Background: Plant immune responses can be induced by endogenous and exogenous signaling molecules. Recently, amino acids and their metabolites have been reported to affect the plant immune system. However, how amino acids act in plant defense responses has yet to be clarified. Here, we report that treatment of rice roots with amino acids such as glutamate (Glu) induced systemic disease resistance against rice blast in leaves. Results: Treatment of roots with Glu activated the transcription of a large variety of defense-related genes both in roots and leaves. In leaves, salicylic acid (SA)-responsive genes, rather than jasmonic acid (JA) or ethylene (ET)-responsive genes, were induced by this treatment. The Glu-induced blast resistance was partially impaired in rice plants deficient in SA signaling such as NahG plants expressing an SA hydroxylase, WRKY45-knockdown, and OsNPR1-knockdown plants. The JA-deficient mutant cpm2 exhibited full Glu-induced blast resistance. Conclusions: Our results indicate that the amino acid-induced blast resistance partly depends on the SA pathway but an unknown SA-independent signaling pathway is also involved.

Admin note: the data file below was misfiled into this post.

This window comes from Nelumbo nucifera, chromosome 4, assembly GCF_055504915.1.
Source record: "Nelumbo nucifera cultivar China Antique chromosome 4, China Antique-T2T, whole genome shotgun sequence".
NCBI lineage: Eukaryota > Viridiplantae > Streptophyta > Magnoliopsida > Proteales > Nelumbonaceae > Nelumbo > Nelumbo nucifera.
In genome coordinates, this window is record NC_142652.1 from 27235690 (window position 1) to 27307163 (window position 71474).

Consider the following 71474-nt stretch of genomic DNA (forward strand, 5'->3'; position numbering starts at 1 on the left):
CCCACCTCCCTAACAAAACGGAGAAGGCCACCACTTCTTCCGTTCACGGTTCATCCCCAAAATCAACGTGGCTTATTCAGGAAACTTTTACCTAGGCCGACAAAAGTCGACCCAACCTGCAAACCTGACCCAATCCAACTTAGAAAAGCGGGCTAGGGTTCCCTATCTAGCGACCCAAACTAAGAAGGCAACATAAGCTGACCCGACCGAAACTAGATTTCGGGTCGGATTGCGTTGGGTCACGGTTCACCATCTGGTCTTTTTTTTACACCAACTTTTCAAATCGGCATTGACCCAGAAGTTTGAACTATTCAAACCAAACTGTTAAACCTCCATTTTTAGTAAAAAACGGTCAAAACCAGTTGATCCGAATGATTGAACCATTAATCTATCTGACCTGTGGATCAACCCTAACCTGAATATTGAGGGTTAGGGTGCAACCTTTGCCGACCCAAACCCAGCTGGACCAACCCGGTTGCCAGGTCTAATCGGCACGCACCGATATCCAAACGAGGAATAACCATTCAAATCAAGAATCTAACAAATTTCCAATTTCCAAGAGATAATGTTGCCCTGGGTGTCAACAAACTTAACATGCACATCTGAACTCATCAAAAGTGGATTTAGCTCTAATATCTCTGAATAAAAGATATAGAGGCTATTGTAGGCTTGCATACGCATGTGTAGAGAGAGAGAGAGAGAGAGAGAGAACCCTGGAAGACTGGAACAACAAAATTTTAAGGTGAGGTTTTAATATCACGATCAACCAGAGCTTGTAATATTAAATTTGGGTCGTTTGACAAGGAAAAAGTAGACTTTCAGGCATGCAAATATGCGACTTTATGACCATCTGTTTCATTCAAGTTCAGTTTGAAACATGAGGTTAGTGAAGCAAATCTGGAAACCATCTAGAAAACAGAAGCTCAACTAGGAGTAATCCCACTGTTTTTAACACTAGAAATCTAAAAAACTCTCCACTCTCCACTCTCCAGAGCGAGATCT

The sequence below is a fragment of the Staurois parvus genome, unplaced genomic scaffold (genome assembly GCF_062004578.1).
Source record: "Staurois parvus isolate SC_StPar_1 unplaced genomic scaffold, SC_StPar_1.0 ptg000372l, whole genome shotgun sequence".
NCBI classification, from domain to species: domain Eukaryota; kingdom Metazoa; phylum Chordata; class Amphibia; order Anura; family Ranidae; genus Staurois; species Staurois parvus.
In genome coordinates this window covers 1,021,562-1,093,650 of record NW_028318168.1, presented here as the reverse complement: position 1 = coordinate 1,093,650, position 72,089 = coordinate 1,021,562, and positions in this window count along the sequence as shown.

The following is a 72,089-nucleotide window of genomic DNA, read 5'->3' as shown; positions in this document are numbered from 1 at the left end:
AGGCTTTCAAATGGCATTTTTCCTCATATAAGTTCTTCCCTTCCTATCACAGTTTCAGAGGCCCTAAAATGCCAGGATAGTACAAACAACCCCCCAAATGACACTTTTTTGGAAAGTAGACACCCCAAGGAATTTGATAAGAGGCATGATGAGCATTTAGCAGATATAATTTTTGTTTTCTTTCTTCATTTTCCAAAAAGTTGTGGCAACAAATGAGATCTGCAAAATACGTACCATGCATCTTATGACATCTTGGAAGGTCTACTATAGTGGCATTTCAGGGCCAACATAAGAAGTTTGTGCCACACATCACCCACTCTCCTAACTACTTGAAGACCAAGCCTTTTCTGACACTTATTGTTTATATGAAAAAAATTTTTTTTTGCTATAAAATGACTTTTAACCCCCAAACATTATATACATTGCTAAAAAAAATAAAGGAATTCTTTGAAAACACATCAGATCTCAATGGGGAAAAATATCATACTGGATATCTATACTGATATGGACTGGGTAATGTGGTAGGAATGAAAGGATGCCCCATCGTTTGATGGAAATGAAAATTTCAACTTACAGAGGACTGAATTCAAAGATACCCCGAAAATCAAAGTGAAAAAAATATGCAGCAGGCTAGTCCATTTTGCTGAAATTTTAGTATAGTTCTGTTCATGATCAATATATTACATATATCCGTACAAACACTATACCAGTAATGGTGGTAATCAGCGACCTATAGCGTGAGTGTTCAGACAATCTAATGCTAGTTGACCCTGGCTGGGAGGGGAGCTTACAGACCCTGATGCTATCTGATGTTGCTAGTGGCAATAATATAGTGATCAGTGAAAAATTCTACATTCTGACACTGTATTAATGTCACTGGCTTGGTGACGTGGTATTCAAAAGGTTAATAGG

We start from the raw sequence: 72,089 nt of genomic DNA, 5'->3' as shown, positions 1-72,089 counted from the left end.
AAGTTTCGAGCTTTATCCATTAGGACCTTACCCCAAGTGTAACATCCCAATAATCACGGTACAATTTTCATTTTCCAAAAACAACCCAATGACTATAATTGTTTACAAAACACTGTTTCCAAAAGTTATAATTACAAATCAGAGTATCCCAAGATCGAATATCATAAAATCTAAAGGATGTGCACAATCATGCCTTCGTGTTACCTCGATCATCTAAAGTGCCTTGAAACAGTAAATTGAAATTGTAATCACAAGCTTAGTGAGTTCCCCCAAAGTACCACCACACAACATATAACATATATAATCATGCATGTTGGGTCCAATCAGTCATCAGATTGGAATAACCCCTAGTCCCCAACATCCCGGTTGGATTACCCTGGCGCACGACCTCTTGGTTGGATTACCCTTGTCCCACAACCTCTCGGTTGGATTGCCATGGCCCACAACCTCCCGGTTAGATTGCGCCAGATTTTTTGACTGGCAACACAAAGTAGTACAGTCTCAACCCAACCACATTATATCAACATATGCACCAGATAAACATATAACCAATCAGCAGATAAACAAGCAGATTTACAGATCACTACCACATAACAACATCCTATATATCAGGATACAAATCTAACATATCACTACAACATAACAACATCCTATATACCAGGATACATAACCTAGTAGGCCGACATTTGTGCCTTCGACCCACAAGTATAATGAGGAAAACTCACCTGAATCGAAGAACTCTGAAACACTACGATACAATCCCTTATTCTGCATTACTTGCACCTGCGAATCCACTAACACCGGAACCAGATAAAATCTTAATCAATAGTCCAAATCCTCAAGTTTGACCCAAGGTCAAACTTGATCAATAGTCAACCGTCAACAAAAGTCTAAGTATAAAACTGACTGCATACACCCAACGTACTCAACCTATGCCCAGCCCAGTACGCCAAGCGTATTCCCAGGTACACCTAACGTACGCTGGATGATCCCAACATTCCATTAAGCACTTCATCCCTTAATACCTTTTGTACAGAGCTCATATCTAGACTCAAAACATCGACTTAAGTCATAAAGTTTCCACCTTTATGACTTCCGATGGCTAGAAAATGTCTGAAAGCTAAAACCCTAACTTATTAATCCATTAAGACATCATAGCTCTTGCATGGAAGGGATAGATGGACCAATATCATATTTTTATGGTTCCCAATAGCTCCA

Kadotani, N., Akagi, A., Takatsuji, H., Miwa, T., & Igarashi, D. (2016). Exogenous proteinogenic amino acids induce systemic resistance in rice. BMC Plant Biology, 16(1). https://doi.org/10.1186/s12870-016-0748-x